Direct measurement of the mechanical work during translocation by the ribosome.
Bottom Line: Here, we address these questions using optical tweezers to follow translation by individual ribosomes along single mRNA molecules, against an applied force.We find that translocation rates depend exponentially on the force, with a characteristic distance close to the one-codon step, ruling out the existence of sub-steps and showing that the ribosome likely functions as a Brownian ratchet.We show that the ribosome generates ∼13 pN of force, barely sufficient to unwind the most stable structures in mRNAs, thus providing a basis for their regulatory role.
Affiliation: Jason L Choy Laboratory of Single Molecule Biophysics, University of California, Berkeley, Berkeley, United States Department of Physics, University of California, Berkeley, Berkeley, United States.Show MeSH
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Mentions: In addition, our measurements shed light on the mechanism of translocation. Mechano-enzymes in general act by coupling a mechanical task (translocation, force generation, work) to a downhill chemical reaction (i.e., a reaction that lowers the total free energy of the system) (Bustamante et al., 2004). Clearly, given the diversity of conformational changes and chemical events associated with translocation by the ribosome, a complete description of the process should involve diffusion on a free-energy hypersurface with high dimensionality. However, given that our attachment geometry ensures that we affect and probe a single and well-defined mechanical coordinate, we can reduce this description to a simplified two-dimensional picture. In this two-dimensional free energy landscape one axis represents the mechanical coordinate that describes the movement of the mRNA relative to the 30S subunit, and the other axis the chemical coordinate that describes all binding, hydrolysis and dissociation processes (Figure 3) and, for the sake of simplicity, also conformational changes that have a reaction coordinate orthogonal to the reaction coordinate probed in our experiments. The most likely path for the reaction occurs along a minimum energy channel on this surface and the different events involved in translocation can now be described as diffusive transitions between minima of this (reduced) energy surface. Thus, for example, the classical-to-hybrid transitions and the associated ribosomal intersubunit rotations are assigned as movements along the chemical coordinate over a rather shallow activation energy that accounts for their reversible nature (Munro et al., 2007; Cornish et al., 2008; Fei et al., 2008). The three-dimensional energy surface depicted in Figure 3 naturally explains how transition rates are affected when a mechanical force is applied. The effect is equivalent to tilting the potential energy surface by rotating the diagram around its chemical axis (Bustamante et al., 2004), hence affecting the rate and equilibrium constants of reactions along the mechanical coordinate, for example making translocation more (force applied in the aiding or ‘pushing’ direction) or less (force applied in the opposing or ‘pulling’ direction) favorable.10.7554/eLife.03406.006Figure 3.Reduced energy landscape for mRNA translocation.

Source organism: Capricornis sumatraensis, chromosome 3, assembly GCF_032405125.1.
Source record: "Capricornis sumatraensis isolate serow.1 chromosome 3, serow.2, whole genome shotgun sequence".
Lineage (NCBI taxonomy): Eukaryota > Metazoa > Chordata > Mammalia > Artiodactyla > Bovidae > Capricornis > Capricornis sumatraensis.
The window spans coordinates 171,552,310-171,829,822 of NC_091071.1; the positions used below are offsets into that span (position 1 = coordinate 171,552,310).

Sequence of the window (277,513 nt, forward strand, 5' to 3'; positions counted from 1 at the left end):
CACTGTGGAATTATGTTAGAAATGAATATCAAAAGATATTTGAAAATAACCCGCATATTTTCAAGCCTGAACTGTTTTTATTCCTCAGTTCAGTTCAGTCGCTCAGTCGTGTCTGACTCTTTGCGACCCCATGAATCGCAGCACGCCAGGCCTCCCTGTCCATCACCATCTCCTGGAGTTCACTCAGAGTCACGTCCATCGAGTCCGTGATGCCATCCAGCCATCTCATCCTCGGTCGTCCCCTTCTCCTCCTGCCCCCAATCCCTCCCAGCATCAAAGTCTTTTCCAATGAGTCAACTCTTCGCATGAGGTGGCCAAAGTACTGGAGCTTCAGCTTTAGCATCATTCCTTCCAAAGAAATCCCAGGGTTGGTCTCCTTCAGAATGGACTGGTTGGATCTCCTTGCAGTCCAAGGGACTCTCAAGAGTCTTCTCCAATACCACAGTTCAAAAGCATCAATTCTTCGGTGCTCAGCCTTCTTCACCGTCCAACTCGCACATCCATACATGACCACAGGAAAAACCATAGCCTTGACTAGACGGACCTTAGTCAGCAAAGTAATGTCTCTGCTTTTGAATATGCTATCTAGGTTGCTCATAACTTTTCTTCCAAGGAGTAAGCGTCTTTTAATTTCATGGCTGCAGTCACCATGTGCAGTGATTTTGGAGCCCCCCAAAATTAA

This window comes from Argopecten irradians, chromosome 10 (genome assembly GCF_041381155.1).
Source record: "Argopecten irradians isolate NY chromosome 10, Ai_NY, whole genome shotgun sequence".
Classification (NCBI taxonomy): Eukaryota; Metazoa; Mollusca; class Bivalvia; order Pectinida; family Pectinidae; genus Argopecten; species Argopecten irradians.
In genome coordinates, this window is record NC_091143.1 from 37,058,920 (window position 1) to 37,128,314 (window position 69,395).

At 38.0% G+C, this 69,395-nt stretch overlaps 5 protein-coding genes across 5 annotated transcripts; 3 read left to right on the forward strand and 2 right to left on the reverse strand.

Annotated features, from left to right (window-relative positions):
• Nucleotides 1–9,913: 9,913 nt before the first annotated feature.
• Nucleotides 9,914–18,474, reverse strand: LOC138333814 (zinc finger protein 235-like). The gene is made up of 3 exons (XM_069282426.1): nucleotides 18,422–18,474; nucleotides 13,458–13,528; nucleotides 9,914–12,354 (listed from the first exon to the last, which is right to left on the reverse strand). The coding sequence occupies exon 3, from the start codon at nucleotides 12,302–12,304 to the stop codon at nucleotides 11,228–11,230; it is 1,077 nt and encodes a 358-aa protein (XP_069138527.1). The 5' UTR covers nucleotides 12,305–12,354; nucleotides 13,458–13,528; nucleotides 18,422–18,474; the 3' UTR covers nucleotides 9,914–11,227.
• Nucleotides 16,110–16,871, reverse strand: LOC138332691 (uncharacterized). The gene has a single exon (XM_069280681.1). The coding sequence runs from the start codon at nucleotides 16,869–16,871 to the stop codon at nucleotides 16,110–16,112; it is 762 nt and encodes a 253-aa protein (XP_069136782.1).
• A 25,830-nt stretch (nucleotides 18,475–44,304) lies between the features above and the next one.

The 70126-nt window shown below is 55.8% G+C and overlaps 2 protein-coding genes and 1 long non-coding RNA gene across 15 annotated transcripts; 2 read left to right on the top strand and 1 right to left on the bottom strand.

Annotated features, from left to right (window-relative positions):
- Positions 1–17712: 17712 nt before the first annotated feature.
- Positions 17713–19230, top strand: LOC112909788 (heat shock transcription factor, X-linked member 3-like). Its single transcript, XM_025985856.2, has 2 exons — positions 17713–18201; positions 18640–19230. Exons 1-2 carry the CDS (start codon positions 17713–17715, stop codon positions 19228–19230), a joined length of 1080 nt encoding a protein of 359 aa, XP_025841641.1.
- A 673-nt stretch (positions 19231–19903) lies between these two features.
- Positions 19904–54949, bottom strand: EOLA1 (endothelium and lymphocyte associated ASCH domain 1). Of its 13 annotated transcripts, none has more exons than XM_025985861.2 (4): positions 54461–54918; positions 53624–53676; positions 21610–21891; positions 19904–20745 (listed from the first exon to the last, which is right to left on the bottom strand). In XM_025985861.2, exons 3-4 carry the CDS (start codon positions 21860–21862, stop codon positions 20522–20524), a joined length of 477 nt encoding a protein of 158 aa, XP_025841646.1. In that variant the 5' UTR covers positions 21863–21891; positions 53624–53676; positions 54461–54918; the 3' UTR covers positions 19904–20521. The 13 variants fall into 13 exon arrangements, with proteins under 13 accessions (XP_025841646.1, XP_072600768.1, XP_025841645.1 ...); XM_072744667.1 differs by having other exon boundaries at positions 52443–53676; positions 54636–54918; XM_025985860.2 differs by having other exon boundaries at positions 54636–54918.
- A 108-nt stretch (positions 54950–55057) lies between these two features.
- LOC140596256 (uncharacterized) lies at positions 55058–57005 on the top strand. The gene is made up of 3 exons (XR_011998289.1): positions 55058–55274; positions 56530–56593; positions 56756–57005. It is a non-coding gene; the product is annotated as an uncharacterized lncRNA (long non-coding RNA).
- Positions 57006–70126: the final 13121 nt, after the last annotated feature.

Affiliation: Jason L Choy Laboratory of Single Molecule Biophysics, University of California, Berkeley, Berkeley, United States Department of Physics, University of California, Berkeley, Berkeley, United States.